An ROC study showed that the multivariate analysis with morbidity was superior to the univariate analysis for any individual feature and morbidity (Fig. 2).
AS is the third most frequent cardiovascular disease in the Western world, where its prevalence is around 18% in the octogenarian population [1, 2]. Aortic valve replacement is currently the only definitive treatment for patients with AS, showing good long-term outcomes even for populations at high and intermediate risk [16, 17]. Preoperative estimation of surgical risk is essential during the therapeutic decision-making process. Current risk models are based on demographic and clinical factors, and other measurable factors of comorbidity, but do not include a comprehensive assessment of frailty, which is known to affect morbidity and mortality.
The potential impact of a procedure on a patient’s long-term QOL must also be considered when selecting one surgical procedure over another. Preoperative measures of frailty appear to be predictive of postoperative QOL [18,19,20].
In the present prospective study, 200 patients undergoing aortic valve replacement were divided into 3 groups according to AVR surgical procedure. The study population was homogenous in terms of preoperative predictors of cardiovascular risk, but the TAVI group showed higher preoperative rates of peripheral arterial disease, kidney disease, hypoalbuminemia, anemia and preoperative admission rate. The sutureless and TAVI groups had higher scores for risk (STS) and frailty (FRAIL scale) than the stented prosthesis group. Overall survival at discharge, 6 months and 1 year was 96, 97 and 89% respectively. At 1-year follow-up 26 patients had died.
Our results on preoperative features are similar to those reported in the European Cardiac Surgery Registry for stented/sutureless prosthesis implantation surgery in intermediate- to high-risk populations  and in the Spanish Cardiac Surgery Registry for TAVI. Mortality rates at 6 months and 1 year were 2.6 and 11%, respectively, similar to other previously published series. However, the 4% 30-day mortality, was lower than that reported in various TAVI registries (Spanish, Canadian, French, British, Italian and German), which ranges between 8 and 10% and 16–24%/year [4, 21,22,23,24].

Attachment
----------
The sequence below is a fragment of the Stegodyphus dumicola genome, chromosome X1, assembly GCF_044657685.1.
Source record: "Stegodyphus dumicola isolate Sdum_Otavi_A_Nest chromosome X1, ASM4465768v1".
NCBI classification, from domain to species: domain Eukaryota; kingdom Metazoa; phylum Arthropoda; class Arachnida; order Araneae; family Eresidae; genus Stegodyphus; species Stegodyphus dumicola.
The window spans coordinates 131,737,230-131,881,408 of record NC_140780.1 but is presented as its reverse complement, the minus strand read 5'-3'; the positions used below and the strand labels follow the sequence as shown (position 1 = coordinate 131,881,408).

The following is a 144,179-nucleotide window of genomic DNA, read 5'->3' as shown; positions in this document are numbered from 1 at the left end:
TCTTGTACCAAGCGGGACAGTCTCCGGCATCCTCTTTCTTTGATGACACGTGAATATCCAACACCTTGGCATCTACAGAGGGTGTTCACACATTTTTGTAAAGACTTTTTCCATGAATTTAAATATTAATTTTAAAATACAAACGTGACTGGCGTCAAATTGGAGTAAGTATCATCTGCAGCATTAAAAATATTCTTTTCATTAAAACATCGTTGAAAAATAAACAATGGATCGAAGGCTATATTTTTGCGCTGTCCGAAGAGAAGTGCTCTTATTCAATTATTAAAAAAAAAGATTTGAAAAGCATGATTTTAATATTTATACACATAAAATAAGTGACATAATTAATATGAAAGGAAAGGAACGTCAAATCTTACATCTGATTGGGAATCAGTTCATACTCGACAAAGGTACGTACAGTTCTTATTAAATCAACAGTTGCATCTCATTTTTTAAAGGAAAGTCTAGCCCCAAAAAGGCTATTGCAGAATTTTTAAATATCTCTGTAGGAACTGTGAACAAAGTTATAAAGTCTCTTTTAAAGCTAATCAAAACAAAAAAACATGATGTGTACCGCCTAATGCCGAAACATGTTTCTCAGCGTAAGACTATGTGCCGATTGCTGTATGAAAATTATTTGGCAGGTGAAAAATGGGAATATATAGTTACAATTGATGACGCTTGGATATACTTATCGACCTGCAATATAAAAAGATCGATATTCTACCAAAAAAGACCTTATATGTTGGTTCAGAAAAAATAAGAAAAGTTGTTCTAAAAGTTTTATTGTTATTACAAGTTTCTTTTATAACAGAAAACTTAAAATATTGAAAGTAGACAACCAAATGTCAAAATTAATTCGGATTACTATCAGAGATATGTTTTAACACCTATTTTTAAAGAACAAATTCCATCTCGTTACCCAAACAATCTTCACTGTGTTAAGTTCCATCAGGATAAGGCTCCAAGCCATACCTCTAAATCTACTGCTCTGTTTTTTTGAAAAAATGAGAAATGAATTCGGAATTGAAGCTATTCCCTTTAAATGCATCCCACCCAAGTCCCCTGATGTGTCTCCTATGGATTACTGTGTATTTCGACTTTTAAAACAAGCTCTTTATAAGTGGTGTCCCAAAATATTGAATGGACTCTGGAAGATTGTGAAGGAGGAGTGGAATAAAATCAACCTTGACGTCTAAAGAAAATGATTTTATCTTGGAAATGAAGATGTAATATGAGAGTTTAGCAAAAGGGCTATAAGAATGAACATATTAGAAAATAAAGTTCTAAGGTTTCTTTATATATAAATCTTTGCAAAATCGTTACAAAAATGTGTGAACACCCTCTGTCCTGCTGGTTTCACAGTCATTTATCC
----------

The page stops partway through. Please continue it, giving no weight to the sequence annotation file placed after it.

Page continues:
The rate of postoperative complications was highest in the TAVI group, when compared to the SAVR group and higher than that described in other TAVI registries. This was mainly due to vascular and infectious complications, which may have been related to the high rate of peripheral vascular disease and transfemoral approach.
Complications during the follow-up period were related to the patients’ preoperative condition and comorbidities. Respiratory complications or cardiac failure occurred in over 8% of patients at 6 months and 18.2 to 23% at 1 year. The leading cause of death was progression of respiratory or renal disease, and the second was oncological disease.
Preoperative factors related to morbidity and mortality
As in other studies, our univariate analysis found that arterial disease, anemia, STS score, Barthel Index and gait speed were associated with morbidity. After adjusting for age, only STS score, Barthel Index and gait speed were significant. Aging generally involves a decrease in muscular strength, related to loss of muscle mass and protein reduction, a factor measured by handgrip, although no association with morbidity was found [13, 14, 25, 26].
GS is an easily measured patient feature and has been shown to correlate with complications in patients with heart failure and cardiac surgery . It is a useful tool for predicting morbidity in elderly patients and has been shown to be related to resilience. This association not only has clinical implications, but also has a bearing on long-term quality of life. In addition, there is also an overall economic impact to consider, which should take into account not only direct costs but also indirect costs incurred due to intraoperative and postoperative complications.
To date, gait speed has been used as an isolated parameter. In our study, gait speed combined with STS and Barthel score increased its predictive capacity for morbidity.